Monday, April 5, 2010

How does a PM differ from a TM?

There are enough questions posted about the need of TM being a PM and PM also being a TM.

The confusion arises because of the misunderstanding of the roles and responsibilities of a PM. A PM is supposed to plan, manage and control the different aspects of a Project namely, Scope, Time, Cost, Quality, Risk, Human Resource and Communications (as per the PMBOK). So if we go by this standard also technology is not involved.

Taking it to the next level, a PM has to do all these project related responsibilities with the help of a "Team", and a Project Team according to me should be complementary to the PM and vice-versa. This team infact should have people expert and experienced in the technical aspects of the project (a Tech Lead, technical people like developers or testers or QA engineers etc).

As a combination these two (PM & Team) should work towards delivering the project successfully. You take any one out and the project is a disaster. Similarly you reverse the roles (a PM doing the Technical things; and the Team planning and managing the Project Scope, Risk, HR, Time, Cost Communication etc), and the project again will be a disaster.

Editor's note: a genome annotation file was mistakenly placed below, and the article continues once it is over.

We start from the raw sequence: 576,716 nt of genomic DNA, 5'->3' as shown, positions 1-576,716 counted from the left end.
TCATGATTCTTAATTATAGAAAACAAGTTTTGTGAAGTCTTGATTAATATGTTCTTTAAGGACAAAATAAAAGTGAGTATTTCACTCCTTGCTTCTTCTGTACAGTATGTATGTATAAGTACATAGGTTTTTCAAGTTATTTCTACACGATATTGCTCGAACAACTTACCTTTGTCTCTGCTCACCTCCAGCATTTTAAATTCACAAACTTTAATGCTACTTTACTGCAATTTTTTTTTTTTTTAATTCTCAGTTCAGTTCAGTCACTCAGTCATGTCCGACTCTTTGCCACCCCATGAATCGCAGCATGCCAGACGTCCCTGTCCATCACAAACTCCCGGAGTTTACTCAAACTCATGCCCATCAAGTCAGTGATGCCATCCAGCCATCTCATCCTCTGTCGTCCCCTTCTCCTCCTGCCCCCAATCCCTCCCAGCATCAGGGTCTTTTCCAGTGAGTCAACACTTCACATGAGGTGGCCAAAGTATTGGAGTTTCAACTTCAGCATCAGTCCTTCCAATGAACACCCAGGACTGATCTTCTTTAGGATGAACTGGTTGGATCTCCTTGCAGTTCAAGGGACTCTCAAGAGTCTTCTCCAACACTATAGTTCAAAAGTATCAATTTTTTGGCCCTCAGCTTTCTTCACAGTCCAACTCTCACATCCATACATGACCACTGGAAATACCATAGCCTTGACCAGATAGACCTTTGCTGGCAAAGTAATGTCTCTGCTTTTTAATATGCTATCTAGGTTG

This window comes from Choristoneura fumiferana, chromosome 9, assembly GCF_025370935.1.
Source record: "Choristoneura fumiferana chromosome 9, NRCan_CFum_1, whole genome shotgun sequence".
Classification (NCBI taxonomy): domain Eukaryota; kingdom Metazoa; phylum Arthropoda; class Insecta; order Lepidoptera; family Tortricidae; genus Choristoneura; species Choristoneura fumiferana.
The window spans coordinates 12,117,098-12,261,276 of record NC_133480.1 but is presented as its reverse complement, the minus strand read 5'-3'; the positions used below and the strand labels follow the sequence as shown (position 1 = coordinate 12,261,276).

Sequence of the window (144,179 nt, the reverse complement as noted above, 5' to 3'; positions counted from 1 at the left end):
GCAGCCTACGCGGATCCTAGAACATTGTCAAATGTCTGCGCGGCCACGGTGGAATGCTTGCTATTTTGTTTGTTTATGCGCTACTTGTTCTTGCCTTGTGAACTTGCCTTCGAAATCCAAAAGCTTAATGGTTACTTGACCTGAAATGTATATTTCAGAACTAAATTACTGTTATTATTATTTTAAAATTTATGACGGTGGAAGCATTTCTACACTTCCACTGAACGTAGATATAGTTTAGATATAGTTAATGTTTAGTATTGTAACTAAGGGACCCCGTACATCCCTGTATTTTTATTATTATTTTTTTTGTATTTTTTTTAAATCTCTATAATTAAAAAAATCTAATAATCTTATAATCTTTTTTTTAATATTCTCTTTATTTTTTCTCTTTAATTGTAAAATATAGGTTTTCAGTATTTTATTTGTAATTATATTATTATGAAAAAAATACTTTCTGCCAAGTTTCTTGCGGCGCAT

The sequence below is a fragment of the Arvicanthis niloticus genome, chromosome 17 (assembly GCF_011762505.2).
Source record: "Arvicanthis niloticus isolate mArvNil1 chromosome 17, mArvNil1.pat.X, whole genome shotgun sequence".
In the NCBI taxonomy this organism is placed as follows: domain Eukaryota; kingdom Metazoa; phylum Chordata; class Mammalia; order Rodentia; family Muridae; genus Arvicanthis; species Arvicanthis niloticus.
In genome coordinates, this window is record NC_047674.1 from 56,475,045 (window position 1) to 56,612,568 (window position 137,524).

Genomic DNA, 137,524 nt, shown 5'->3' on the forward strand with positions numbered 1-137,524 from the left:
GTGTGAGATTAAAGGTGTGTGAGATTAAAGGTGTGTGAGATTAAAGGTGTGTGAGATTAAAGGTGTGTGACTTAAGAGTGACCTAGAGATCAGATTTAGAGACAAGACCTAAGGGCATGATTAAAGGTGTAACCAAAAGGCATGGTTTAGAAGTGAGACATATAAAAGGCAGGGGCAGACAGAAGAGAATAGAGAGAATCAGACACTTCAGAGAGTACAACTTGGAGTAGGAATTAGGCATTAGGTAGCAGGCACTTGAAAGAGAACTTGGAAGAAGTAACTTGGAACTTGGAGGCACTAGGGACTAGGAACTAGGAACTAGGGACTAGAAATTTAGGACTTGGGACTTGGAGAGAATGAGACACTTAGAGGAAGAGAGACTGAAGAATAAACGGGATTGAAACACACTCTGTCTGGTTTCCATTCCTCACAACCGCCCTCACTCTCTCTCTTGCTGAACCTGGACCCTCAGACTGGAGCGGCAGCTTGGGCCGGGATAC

Raju said...

I love this. Whenever I suggest that technical knowledge might not be a prerequisite for success as a PM, people trot out the "small project argument." Please go back and look at my original post. The small project PM is often called on to function as an individual contributor. In that role (PM plus team member), they obviously need technical skills to perform their work as a team member. That does NOT mean that their performance as a PM is enhanced in any way by their technical skills.

And Jim reinforces my point when he notes that the PMs for the 777 and the Step Pyramid probably had INDUSTRY knowledge. There is a huge difference between having industry knowledge and having technical knowledge. For example, I understand the baby-birthing industry, but I couldn't make a baby if my life depended on it.

I absolutely agree that knowledge of the industry and/or technology is useful. The questions are really this:
-- Is it necessary in advance? Or can I pick it up while functioning as PM?